Sean Roldan says his single, Roar-a Yethu, is an ode to the Chennai cricket team

Music composer Sean Roldan talks about his latest single for Coke Studio Tamil Season 2
Sean Roldan
Sean Roldan

With cricket mania reaching a feverish peak, Coke Studio Tamil season 2 recently dropped an energy-packed anthem, Roar-a Yethu, to cheer for the Chennai Super Kings. The track brings together the dynamic Kollywood trio of Vijay Sethupathi, Arunraja Kamaraj, and Sean Roldan. Indulge caught up with the song's composer, Sean, who elaborated on this spirited track.

“We had been toying with the idea of performing a song for the Chennai Super Kings. Since Coke Studio Tamil had not done something along those lines, we wanted to give it a shot. Cricket is a force that unites and galvanises people in India, and CSK fans go out of their way when it comes to displaying their fandom. For people in Chennai, CSK is an emotion. I thought Arun could bring out the soul of the song and the emotional connection. He is a robust lyricist and has a child-like excitement. I usually come up with certain hook words for the songs I am composing. Arun and I first came up with Rage-A Yethu. While working on the song, we realised that it had an angry connotation, and we decided to give it a positive spin with 'Roar'. It encompasses everything that CSK is, including the lion, which is a symbol of majesty, dignity, and courage.”

Talking about how actor Vijay Sethupathi came on board, Sean says, “We had already been contemplating roping in Vijay Sethupathi to sing certain parts of the song. I heard that he has been learning music as well, and it felt like the icing on the cake. He instantly agreed, and the song turned out to be a good icebreaker for him.”

Elaborating on the collaborative process, Sean says, “For me, the story of the song is important. We had a basic tune in place for Roar-a Yethu. We played it to Arunraja, and he casually started penning the lines. Collaborations usually work like this. In this case, the blueprint was ready, and it evolved in every step - right from the conception of the song to roping in the musicians to actually performing the number. Artistes, too, tend to add their elements to the song. You plan 50 percent of the song and let the rest happen.”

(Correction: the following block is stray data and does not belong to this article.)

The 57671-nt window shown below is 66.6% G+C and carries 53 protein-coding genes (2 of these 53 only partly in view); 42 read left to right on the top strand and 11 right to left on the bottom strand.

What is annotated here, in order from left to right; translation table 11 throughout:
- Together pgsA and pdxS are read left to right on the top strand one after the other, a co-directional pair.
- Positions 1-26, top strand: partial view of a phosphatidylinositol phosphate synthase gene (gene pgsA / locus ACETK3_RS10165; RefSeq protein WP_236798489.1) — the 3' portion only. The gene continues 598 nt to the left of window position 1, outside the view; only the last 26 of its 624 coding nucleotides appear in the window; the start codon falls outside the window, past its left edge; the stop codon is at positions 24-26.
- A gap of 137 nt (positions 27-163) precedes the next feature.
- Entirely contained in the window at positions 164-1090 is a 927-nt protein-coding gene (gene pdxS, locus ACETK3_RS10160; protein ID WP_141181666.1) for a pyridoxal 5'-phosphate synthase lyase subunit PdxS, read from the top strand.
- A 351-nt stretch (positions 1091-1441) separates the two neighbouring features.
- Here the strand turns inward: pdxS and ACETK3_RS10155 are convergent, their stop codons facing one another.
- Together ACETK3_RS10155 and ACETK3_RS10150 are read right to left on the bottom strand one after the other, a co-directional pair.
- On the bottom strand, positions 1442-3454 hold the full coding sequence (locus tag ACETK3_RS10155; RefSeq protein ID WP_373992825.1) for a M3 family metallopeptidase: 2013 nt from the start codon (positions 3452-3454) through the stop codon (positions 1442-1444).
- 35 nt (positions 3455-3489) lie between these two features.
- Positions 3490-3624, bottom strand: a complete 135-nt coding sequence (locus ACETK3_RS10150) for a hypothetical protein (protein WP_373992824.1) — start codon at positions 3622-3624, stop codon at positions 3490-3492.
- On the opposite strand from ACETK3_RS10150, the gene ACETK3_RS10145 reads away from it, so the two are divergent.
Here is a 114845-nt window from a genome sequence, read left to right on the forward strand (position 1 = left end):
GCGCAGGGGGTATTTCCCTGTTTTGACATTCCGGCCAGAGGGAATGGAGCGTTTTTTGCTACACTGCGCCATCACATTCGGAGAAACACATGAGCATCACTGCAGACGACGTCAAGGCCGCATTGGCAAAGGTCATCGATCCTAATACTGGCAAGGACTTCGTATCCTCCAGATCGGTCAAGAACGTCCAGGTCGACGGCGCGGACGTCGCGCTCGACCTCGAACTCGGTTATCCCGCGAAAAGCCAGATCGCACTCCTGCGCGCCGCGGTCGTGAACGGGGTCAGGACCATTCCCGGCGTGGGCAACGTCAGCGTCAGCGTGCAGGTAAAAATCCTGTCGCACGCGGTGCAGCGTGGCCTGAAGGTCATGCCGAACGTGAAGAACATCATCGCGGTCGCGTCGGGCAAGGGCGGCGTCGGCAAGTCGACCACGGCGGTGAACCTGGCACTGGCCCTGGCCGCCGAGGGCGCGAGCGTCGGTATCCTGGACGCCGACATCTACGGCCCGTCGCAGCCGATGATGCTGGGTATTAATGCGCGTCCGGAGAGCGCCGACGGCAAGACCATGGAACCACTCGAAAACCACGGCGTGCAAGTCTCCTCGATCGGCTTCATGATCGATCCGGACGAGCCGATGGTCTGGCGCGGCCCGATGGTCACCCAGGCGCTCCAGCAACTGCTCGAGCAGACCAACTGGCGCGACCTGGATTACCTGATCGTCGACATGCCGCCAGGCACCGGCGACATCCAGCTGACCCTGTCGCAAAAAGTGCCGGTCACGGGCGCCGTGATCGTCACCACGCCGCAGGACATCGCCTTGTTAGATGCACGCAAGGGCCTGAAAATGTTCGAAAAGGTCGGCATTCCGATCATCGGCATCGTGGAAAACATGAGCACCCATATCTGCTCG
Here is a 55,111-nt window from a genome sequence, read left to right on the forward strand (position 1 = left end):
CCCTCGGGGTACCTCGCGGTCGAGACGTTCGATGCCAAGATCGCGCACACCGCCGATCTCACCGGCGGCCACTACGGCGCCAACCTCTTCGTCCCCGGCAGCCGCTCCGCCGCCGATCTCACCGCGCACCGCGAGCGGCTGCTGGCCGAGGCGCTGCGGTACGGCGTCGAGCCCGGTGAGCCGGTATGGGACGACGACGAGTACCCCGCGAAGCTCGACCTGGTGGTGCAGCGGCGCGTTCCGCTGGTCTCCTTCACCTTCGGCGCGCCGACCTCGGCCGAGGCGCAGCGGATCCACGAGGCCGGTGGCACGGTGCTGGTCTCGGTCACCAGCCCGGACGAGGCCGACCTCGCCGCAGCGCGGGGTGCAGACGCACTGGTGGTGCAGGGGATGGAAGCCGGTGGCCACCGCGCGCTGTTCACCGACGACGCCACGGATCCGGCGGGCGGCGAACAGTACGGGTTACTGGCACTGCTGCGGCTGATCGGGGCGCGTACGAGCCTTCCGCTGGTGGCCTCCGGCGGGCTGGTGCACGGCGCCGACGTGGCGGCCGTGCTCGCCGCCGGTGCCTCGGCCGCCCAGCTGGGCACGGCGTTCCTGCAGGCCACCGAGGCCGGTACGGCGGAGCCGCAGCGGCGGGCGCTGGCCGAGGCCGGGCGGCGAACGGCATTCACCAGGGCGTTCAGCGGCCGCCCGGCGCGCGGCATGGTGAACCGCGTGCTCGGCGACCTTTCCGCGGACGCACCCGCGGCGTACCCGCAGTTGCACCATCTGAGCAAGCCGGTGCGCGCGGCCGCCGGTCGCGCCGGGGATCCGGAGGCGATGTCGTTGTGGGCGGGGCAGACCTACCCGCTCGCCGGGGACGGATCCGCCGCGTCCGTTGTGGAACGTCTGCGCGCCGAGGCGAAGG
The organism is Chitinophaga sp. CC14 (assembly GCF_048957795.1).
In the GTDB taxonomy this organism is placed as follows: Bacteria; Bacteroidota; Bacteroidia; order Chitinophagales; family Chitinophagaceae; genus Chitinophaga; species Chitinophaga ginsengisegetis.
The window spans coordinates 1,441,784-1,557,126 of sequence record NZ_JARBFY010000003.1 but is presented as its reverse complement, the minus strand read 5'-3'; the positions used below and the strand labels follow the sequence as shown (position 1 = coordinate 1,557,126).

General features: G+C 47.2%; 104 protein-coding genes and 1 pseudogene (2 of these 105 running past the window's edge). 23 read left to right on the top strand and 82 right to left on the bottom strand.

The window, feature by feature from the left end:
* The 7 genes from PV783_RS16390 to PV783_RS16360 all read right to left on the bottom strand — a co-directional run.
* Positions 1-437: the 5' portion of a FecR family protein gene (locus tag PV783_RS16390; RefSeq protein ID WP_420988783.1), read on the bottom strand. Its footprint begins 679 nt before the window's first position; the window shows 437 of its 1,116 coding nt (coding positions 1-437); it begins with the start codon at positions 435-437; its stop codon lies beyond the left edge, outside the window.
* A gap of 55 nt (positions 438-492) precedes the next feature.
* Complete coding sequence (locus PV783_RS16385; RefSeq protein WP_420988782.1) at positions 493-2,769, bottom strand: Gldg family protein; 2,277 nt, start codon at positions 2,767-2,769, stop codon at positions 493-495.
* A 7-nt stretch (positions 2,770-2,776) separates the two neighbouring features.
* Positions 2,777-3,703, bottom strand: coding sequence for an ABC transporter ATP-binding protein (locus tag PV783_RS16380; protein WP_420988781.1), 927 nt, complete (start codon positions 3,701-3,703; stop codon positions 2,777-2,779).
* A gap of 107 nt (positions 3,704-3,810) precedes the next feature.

Sean avers that one of the highlights of the song is the Chennai touch. “We have all grown up watching cricket. We wanted to make an anthem about the game, retaining the Chennai flavour. This song borders on the gaana aesthetic, a genre that evolved in namma city. We roped in some street drummers, who play the instrument in a distinct manner. What's interesting about the song is that it doesn't talk about victory but encourages the team to play well. The idea is not to bring the opponent down, but to retain the dignity of the sport.”

Talking about his association with the Merry Christmas actor, Sean says, “We both go a long way , to Pizza (2012) days. Vijay Sethupathi and I had just started advancing in our careers. During the shoot of Roar-a-Yethu, when I visited his caravan, I saw a keyboard inside. He played some music, and I noticed that he had excellent hand coordination. The shoot itself was quite an exhilarating process. Kalyan Master had choreographed the hook step, and it became an instant hit. With all the artistes including street drummers and trumpet players, around, it felt like we were in a cricket stadium. The atmosphere was quite lively. For Arun, Vijay, and me, it was quite a refreshing change. We had always collaborated for work, and this time around, we thoroughly enjoyed ourselves.”

You can contact the writer over email at and follow her on X @psangeetha2112

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